3 for the atomic radii melting points boiling points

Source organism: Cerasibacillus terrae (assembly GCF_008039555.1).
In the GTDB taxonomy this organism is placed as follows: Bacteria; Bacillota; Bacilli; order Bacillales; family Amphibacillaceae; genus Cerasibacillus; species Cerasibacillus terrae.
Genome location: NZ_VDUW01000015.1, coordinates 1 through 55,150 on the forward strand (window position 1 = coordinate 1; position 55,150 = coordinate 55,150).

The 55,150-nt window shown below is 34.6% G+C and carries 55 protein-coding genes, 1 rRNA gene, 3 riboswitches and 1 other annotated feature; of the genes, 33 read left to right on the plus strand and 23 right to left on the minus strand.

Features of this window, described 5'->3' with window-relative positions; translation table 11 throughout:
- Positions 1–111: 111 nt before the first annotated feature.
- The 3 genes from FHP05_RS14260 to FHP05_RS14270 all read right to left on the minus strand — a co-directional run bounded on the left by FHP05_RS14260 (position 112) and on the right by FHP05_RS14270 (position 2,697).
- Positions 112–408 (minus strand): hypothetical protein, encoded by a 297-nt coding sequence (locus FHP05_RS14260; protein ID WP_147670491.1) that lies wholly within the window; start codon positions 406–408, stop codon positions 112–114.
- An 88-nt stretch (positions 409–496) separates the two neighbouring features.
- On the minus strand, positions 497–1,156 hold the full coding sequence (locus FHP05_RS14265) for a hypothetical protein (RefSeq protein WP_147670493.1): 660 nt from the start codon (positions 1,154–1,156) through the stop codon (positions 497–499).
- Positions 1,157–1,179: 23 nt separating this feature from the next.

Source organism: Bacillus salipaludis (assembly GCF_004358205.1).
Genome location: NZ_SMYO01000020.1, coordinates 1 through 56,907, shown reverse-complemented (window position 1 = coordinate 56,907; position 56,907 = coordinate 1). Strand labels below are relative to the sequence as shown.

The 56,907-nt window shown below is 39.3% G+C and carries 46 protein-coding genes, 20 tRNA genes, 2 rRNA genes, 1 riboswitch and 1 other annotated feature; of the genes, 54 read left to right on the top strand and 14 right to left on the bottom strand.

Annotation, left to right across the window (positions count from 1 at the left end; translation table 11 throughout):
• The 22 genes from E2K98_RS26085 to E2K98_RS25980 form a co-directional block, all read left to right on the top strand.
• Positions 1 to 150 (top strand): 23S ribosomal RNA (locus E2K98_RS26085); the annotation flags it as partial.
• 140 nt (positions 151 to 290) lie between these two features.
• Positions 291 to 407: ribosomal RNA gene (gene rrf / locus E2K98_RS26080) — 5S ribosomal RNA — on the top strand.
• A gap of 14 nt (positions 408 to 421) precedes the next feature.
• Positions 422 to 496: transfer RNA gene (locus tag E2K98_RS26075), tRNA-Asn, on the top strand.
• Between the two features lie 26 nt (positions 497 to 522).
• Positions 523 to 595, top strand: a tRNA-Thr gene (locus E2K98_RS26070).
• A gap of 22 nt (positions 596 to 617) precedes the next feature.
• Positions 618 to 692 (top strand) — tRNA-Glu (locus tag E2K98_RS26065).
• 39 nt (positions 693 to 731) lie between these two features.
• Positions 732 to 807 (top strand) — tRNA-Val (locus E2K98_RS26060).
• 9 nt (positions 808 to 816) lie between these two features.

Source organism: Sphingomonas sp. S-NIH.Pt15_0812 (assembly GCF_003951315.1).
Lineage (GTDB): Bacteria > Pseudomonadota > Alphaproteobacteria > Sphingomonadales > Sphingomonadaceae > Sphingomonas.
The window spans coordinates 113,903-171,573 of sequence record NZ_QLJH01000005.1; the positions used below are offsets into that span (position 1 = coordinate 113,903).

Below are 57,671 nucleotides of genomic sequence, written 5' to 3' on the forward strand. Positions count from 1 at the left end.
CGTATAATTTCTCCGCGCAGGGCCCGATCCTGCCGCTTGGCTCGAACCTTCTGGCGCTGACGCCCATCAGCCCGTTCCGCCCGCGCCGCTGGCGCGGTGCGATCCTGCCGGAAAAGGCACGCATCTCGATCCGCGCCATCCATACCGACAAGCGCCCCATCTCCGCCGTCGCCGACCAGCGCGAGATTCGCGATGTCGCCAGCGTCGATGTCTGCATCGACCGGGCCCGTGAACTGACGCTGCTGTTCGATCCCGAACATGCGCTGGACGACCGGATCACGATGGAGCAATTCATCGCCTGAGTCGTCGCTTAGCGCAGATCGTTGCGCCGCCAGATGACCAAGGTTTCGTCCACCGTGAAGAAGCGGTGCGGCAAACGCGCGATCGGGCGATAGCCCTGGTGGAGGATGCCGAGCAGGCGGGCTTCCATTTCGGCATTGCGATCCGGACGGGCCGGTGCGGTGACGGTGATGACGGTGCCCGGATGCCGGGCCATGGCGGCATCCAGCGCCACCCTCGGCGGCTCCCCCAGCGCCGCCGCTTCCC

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Unformatted text preview: F THE 18 elements for which the oxide exists (save, of course, oxygen): Reactivity with water, LD50 , and first aid treatment. Calculations: On separate pages in your lab notebook, graph the atomic radii, melting points, boiling points, electronegativities, and first ionization energies. Make sure that each graph fills the entire page by choosing appropriate scales for the x and y- coordinates (see me if you do not know how to do this). Connect your points, but also, using different color pens, connect the points for just the individual groups (that is, Group IA, Group IIA, etc.). Use these graphs to answer the post lab questions. Periodicity Post-Lab Questions 1) For the atomic radii, melting points, boiling points, electronegativities, and first ionization energies, what is the general trend as you go across the periodic chart (left to right), neglecting “gliches”? 2) For the atomic radii, melting points, boiling points, electronegativities, and first ionization energies, what is the general trend as you go down the periodic chart (from top to bottom)? 3) For the atomic radii, melting points, boiling points, electronegativities, and first ionization energies, where are the major “jumps”? (That is, the greatest discontinuities in the graph occurs between which groups?) Dakota State University Page 102 of 232 Experiment 9: VSEPR General Chemistry I and II Lab Manual Experiment 9: VSEPR Purpose: To use the Valence Shell Electron Pair Repulsion Theory to predict molecular shapes Pink: Not just a color, but also a singer Background: See “Using HyperChem” Introduction: Sure, Quantum Theory is powerful, but sometimes, simple is better. Simple implies more insightful, more intuitive, easier to utilize, and sometimes just as good as more difficult theory. One such simple, insightful theory is the Valence Shell Electron Pair Repulsion Theory (VSEPR, often pronounced as "vesper"). VSEPR is a simple model that was developed to predict the shape of covalently bonded compounds. It turned out to be exactly "on the mark". Nowadays, we can use quantum theory to predict the same thing, by forming "bonding orbitals", which are solutions to Schroedinger's equation created by the overlap of orbitals from each atom involved in the bond. The odd thing, though, is that while quantum mechanics has verified the validity of VSEPR, it gave us no real improvement to the model. Therefore, chemists today are more likely to turn to the older, simpler VSEPR model than they are the more difficult and cumbersome quantum mechanics. VSEPR: The Premise Let's begin by looking at the premise to VSEPR. It's amazing to me how simple and intuitive it is. Basically, we begin by recognizing that we are only interested in the valence shell electrons (the outermost electrons, which is where the "VS" comes from in VSEPR, the "valence shell"). Inner shell electrons do not interact with other atoms, and therefore play no part in the shape of the molecule. Secondly, we notice that electrons exist in pairs, either as bonding electrons or non...
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